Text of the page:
‘No Time To Die’ Spoiler Review: An Emotional Swansong that Crawls to the Finish Line

No Time To Die - James Bond

Daniel Craig exits the Bond franchise after 15 years as 007 with No Time To Die, and there’s a lot to unpack.


Well, technically, he was done with the franchise by 2019, but endless delays have taken us to October 2021. Was his last installment as the most famous British spy ever worth the wait? I’m inclined to say… yes, but this last ride is far from perfect.


First of all, I’d like to applaud Cary Joji Fukunaga’s work as the director here; No Time To Die is visually pleasing, classy but punchy, and relentless for a film that runs for 163 minutes (credits included). The action is really clean too, with chases and shootouts that often feel as dynamic as the ones found in the latest Mission: Impossible entries. He had to jump in after Danny Boyle dropped out, and oversaw a reconstruction of the 25th Bond film, with 007 veterans Neal Purvis and Robert Wade returning to pen the script, later joined by acclaimed Fleabag creator Phoebe Waller-Bridge and Fukunaga himself. It took everyone a while to crack a script that resonated with Barbara Broccoli and Craig — the latter also had some control over the films at this point. More on the writing, which has its ups and downs, later.


Cinematographer Linus Sandgren (La La Land, First Man) adapted nicely to Fukunaga’s style as well, delivering a Bond entry that can feel both cold and warm, and look classic yet modern when it needs to stick closer to Mission: Impossible and the Bourne franchise. If we look back at Sam Mendes’ Skyfall and Spectre, where the director worked with Roger Deakins and Hoyte Van Hoytema (Christopher Nolan’s current go-to DP), there’s a striking difference between the midsection of this Bond saga and No Time To Die. I’m a huge fan of how gorgeous Skyfall looks, but Spectre‘s cinematography always seemed a bit too cold and dire to me — it fit the film’s tone most of the time, but I guess I like spy films to have a bit of fun with the visuals of its locales. No Time to Die is easily the most colorful of Craig’s lot, normally making the most of each setting (and there’s a lot of them). It’s simply fun to look at.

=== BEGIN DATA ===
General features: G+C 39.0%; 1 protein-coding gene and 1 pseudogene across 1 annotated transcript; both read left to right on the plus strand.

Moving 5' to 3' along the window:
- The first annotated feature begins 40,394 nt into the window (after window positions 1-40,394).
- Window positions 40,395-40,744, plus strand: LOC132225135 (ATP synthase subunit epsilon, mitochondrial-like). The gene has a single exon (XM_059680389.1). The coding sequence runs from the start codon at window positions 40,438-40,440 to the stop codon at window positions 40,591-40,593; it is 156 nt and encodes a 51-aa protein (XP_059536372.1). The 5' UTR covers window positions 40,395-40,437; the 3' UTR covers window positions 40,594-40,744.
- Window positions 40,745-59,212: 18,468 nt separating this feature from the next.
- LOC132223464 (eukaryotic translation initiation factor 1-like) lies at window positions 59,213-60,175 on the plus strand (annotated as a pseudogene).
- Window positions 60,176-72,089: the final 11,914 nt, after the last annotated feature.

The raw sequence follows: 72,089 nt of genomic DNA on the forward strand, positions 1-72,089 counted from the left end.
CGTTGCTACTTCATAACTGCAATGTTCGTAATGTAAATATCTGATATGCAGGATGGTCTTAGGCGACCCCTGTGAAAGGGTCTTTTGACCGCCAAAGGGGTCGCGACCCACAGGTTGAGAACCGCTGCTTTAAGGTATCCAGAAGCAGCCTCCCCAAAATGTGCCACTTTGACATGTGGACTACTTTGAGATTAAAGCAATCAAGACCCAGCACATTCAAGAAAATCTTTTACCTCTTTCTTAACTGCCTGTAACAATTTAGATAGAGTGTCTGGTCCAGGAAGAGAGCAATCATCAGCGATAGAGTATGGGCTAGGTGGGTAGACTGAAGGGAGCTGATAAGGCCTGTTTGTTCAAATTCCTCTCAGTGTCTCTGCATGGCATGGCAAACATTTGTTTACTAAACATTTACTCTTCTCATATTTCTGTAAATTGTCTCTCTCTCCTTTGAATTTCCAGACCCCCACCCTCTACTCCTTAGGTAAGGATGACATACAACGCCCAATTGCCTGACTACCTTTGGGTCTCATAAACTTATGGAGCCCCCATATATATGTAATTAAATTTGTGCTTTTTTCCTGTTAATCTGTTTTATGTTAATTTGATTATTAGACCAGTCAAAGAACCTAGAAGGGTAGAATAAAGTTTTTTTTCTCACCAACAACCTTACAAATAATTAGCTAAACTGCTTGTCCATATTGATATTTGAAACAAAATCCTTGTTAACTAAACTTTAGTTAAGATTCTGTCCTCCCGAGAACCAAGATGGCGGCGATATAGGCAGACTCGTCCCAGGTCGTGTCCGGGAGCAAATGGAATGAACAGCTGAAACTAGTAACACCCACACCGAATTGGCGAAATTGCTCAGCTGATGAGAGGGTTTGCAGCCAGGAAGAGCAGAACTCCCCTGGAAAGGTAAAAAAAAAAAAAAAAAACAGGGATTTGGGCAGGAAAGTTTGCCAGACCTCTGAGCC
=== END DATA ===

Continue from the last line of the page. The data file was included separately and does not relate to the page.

No Time To Die - Nomi


Hans Zimmer takes over from Thomas Newman, delivering a rousing original score that doesn’t try to rework how a 007 film should sound, but nevertheless doubles down on his signature weighty percussion and strong action pieces — the score shines brighter during the film’s final stretch, with a finale that sounds both grand and intimate, much like the film itself and Billie Eilish’s opening song. On the sound effects/design side of things, it’s remarkable how noisier (and not in a bad way) this entry feels when compared to earlier installments. Of course, the fact it’s really action-packed has something to do with that, but Fukunaga explained it better here.


A key element in the film’s marketing has been Lashana Lynch’s Nomi, the new 007. Some outlets, along with the most conservative sectors of a very conservative franchise, tried to spin things and call her a replacement of Bond going forward, which makes no sense given this is the last entry of this Bond continuity. Even with MGM and Bond himself now being part of Amazon’s massive collection of properties, the intent moving forward is to reboot the character again and keep the wheel turning as it always has. Certainly, Nomi replaces Bond as 007 in the film (at least temporarily), but she’s her own character, someone who’ll be there long after Bond is gone. Think of the Robin reveal at the end of The Dark Knight Rises, only the film establishes that from the get-go. I found the chemistry between her and Craig to be compelling, especially early on, and it’s refreshing to see Bond merely “stay friends” with a woman as competent as him — Waller-Bridge’s rewrites were most likely at work around these parts.